Sadly, the three males who perished on that day could not walk on water, but we can safely assume they were a family of strong faith, and therefore their memorial honours God and His son more so than the family itself. One doesn’t like to think of the terrible experience of death by drowning, especially when a father is trying in vain to save his young sons, but the monument makes it clear that the bereaved family were confident of the fact that their men were now in the presence of their God in heaven, and that must have been a huge comfort to them. More importantly, the deceased themselves gained eternal life with our Father, even as they lost their mortal lives. I imagine that would have made their final moments less terrifying.
The reasons for writing this post arose when I had climbed back up the cliff in the evening, and I reached the monument itself at the top at around 7.45, as the sun was setting. There was no one around, as I had been the last to leave the beach, and it was still balmy and warm. I stopped to take a photograph of the sunset using the camera on my phone, but as I took it I heard birdsong from just above my head and (as a bird-lover) decided to record it on video. But I realised I’d already pressed the video button by mistake (?), so I just turned the camera upwards to the top of the monument. I’ll allow the video I took to show you the following moments, rather than attempt to describe it with words:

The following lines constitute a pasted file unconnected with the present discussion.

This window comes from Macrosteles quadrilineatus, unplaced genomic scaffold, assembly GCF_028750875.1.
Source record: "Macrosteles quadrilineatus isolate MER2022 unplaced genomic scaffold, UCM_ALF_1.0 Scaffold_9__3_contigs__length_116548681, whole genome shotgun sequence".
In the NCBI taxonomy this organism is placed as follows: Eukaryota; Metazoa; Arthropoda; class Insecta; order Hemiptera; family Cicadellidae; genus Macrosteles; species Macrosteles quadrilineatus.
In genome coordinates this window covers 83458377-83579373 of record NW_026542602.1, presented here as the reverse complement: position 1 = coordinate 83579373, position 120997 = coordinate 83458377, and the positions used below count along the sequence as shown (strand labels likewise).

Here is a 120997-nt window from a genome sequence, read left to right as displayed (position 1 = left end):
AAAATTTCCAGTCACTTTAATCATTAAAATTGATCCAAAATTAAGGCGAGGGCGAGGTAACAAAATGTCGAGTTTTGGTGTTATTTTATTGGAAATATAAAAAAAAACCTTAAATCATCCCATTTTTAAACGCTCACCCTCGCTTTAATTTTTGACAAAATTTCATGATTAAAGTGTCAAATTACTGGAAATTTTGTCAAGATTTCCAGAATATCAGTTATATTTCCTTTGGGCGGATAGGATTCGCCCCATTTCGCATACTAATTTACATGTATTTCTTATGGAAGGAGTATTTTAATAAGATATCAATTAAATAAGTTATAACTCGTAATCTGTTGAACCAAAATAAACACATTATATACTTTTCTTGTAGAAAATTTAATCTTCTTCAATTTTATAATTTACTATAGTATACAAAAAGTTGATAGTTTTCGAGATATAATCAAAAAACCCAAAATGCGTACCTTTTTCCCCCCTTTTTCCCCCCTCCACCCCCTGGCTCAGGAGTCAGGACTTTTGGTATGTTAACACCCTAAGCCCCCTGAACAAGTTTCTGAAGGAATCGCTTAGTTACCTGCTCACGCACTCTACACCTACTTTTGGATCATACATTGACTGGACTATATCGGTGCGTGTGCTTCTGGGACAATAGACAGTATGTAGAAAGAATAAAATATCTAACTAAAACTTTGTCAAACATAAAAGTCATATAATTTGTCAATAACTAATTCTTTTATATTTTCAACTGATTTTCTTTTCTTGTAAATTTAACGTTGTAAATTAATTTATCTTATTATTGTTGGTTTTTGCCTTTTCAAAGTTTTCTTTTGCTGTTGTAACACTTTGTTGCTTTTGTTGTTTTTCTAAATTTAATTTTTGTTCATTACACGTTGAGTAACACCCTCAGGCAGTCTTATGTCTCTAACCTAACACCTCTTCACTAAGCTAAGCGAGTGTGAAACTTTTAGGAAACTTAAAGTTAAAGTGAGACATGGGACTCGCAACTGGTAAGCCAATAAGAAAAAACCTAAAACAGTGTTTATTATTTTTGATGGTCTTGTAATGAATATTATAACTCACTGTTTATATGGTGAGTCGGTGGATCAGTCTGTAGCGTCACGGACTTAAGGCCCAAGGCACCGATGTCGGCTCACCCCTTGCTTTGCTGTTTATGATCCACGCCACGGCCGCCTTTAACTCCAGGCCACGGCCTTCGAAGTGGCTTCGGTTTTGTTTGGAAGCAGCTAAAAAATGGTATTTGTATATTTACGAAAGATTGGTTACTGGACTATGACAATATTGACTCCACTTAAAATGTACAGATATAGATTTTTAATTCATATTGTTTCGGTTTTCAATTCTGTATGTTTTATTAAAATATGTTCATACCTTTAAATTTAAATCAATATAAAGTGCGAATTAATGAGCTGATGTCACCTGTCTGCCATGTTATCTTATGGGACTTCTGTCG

I felt very blessed to be there, in such a beautiful place, gazing upon a cross and a memorial to a Christian family from better times, and to hear a beautiful song from a robin. I finally took the time to read the dedication on the memorial, and for the first time in my life I grasped that God meant so much to the bereaved family, and their faith moved them to have a fine memorial placed here that still sends out that message after 140 years of England’s falling away from God.
Ideally perhaps, that would be the end of the post, with a rallying call for the families of Dumnonia and England and Wales to return to faith in our God. But as I returned to my car, which was parked up on the main road along the cliff top, there was a little twist.